Prague, July 1 (RFE/RL) -- The Western press focuses its commentary today on the political future of Bosnian Serb leader Radovan Karadzic and concerns over the health of Russian President Boris Yeltsin two days before the run-off election. Carl Bildt, the top civilian administrator for the Bosnian peace accord, announced yesterday that he had received a letter of resignation from Karadzic, but there is widespread skepticism that Karadzic will actually step down now. Bildt said Karadzic had turned over power to his deputy, Biljana Plavsic. But Mrs. Plavsic told reporters yesterday in Pale, the Bosnian Serb headquarters, that Karadzic will remain in office until the Bosnian national elections are held on Sept. 14. As for Yeltsin, he has not been seen in public since last Wednesday and has cancelled today's scheduled meeting with the presidents of Ukraine and Moldova.
Chris Hedges writes a news analysis today in the New York Times about karadzic's resignation letter. Hedges says Bildt's statement that Karadzic has resigned "was denied by Bosnian Serbs, leaving open the possibility of renewed international sanctions against Serbia. But Western diplomats who saw the letter said it was vague and did not include a firm commitment to relinquish power."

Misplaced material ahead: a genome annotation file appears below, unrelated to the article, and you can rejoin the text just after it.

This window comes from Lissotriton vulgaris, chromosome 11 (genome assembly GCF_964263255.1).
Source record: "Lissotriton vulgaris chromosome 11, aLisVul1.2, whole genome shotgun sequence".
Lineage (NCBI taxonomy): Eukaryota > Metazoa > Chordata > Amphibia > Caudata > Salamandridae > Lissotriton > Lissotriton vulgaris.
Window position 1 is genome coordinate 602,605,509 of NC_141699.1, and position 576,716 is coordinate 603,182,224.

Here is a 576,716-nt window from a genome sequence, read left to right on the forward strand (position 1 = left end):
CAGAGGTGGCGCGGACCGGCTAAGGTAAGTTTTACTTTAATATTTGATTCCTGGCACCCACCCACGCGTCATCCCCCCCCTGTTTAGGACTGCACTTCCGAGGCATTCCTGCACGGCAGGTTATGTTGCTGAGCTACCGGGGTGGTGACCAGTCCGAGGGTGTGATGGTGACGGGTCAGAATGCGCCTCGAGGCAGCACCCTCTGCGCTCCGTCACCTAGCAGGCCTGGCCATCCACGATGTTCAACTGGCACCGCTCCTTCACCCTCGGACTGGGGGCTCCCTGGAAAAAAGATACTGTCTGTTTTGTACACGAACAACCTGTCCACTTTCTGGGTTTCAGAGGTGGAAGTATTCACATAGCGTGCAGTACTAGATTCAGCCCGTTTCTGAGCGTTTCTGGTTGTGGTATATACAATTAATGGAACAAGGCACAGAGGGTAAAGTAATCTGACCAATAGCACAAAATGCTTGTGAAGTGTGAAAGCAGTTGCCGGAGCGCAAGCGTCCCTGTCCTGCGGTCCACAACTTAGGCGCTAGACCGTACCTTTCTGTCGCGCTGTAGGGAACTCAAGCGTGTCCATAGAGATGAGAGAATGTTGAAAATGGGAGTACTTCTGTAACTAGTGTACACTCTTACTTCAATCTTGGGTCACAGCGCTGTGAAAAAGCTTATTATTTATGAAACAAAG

Hedges quotes a senior Western diplomat as saying "as usual the Bosnian Serbs are playing around, promising one thing and doing another. This has been the pattern of the Bosnian Serb leadership throughout the war. We should have learned by now."
The French newspaper Liberation writes: "Once again, the leader of the Bosnian Serbs, Radovan Karadzic, is sowing confusion about his departure from public life. For more than a month, Karadzic has been playing with the nerves of his detractors, announcing his imminent resignation one moment and his candidacy for the presidency of the Republika Srpska the next." But, Liberation says, whether Karadzic's most recent announcement is real or false, there are signs that the international community is making progress in its efforts to force him from public life. "If Karadzic's letter resolves nothing in itself, it at least shows that he is increasingly under pressure and is obliged to jettison some ballast."